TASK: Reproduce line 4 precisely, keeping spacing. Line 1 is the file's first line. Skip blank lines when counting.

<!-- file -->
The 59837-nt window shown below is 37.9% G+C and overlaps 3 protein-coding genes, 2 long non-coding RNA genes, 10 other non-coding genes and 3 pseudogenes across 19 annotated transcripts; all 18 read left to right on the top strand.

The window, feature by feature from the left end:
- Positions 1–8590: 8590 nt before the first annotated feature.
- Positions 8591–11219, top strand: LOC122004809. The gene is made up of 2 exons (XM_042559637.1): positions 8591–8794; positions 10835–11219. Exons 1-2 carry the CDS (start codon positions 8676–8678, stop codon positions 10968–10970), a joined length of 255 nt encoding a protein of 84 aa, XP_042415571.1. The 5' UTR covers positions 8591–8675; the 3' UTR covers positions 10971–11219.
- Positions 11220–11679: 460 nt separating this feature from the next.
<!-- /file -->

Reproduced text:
- Positions 8591–11219, top strand: LOC122004809. The gene is made up of 2 exons (XM_042559637.1): positions 8591–8794; positions 10835–11219. Exons 1-2 carry the CDS (start codon positions 8676–8678, stop codon positions 10968–10970), a joined length of 255 nt encoding a protein of 84 aa, XP_042415571.1. The 5' UTR covers positions 8591–8675; the 3' UTR covers positions 10971–11219.